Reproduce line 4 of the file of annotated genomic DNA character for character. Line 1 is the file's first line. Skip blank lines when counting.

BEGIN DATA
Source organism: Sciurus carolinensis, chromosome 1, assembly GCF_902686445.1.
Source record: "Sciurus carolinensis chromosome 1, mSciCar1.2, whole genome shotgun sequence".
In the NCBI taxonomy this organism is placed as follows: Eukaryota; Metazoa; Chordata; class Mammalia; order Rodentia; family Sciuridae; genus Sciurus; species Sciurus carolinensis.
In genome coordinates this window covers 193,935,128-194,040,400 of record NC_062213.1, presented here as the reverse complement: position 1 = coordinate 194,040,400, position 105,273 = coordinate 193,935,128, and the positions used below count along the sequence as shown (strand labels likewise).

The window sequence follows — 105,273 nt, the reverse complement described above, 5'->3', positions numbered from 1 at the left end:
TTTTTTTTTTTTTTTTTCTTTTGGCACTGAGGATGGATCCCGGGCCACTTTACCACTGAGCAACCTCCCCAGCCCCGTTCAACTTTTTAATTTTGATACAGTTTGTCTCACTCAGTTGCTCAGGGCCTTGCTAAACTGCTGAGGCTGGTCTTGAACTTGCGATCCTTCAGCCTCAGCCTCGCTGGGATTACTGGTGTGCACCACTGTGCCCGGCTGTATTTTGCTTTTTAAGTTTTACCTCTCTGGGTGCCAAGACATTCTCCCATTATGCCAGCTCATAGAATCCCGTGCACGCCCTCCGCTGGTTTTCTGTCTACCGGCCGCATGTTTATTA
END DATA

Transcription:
In genome coordinates this window covers 193,935,128-194,040,400 of record NC_062213.1, presented here as the reverse complement: position 1 = coordinate 194,040,400, position 105,273 = coordinate 193,935,128, and the positions used below count along the sequence as shown (strand labels likewise).